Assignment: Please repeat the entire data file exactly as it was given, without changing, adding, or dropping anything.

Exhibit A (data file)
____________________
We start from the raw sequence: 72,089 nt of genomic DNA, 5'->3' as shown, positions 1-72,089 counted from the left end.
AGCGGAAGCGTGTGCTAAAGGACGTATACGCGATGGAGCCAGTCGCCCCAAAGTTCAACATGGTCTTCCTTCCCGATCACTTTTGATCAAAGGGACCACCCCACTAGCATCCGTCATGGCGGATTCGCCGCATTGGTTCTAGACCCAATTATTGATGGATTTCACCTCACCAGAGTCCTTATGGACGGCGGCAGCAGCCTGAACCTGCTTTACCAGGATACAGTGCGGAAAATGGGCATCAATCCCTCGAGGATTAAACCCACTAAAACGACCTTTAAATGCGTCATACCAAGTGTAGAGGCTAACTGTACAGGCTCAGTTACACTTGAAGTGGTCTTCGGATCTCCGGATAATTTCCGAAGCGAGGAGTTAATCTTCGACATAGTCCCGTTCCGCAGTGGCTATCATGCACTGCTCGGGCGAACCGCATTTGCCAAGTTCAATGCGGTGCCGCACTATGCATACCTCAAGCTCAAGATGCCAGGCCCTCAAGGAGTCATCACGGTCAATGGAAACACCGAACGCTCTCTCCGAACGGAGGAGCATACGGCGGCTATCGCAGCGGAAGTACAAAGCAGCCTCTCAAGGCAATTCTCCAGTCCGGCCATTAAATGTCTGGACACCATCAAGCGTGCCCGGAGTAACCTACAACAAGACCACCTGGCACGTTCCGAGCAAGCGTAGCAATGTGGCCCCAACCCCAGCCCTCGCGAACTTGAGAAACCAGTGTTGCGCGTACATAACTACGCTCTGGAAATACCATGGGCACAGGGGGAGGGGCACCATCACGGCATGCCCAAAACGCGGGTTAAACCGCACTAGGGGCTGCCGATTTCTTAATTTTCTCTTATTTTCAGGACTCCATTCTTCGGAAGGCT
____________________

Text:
We start from the raw sequence: 72,089 nt of genomic DNA, 5'->3' as shown, positions 1-72,089 counted from the left end.
AGCGGAAGCGTGTGCTAAAGGACGTATACGCGATGGAGCCAGTCGCCCCAAAGTTCAACATGGTCTTCCTTCCCGATCACTTTTGATCAAAGGGACCACCCCACTAGCATCCGTCATGGCGGATTCGCCGCATTGGTTCTAGACCCAATTATTGATGGATTTCACCTCACCAGAGTCCTTATGGACGGCGGCAGCAGCCTGAACCTGCTTTACCAGGATACAGTGCGGAAAATGGGCATCAATCCCTCGAGGATTAAACCCACTAAAACGACCTTTAAATGCGTCATACCAAGTGTAGAGGCTAACTGTACAGGCTCAGTTACACTTGAAGTGGTCTTCGGATCTCCGGATAATTTCCGAAGCGAGGAGTTAATCTTCGACATAGTCCCGTTCCGCAGTGGCTATCATGCACTGCTCGGGCGAACCGCATTTGCCAAGTTCAATGCGGTGCCGCACTATGCATACCTCAAGCTCAAGATGCCAGGCCCTCAAGGAGTCATCACGGTCAATGGAAACACCGAACGCTCTCTCCGAACGGAGGAGCATACGGCGGCTATCGCAGCGGAAGTACAAAGCAGCCTCTCAAGGCAATTCTCCAGTCCGGCCATTAAATGTCTGGACACCATCAAGCGTGCCCGGAGTAACCTACAACAAGACCACCTGGCACGTTCCGAGCAAGCGTAGCAATGTGGCCCCAACCCCAGCCCTCGCGAACTTGAGAAACCAGTGTTGCGCGTACATAACTACGCTCTGGAAATACCATGGGCACAGGGGGAGGGGCACCATCACGGCATGCCCAAAACGCGGGTTAAACCGCACTAGGGGCTGCCGATTTCTTAATTTTCTCTTATTTTCAGGACTCCATTCTTCGGAAGGCT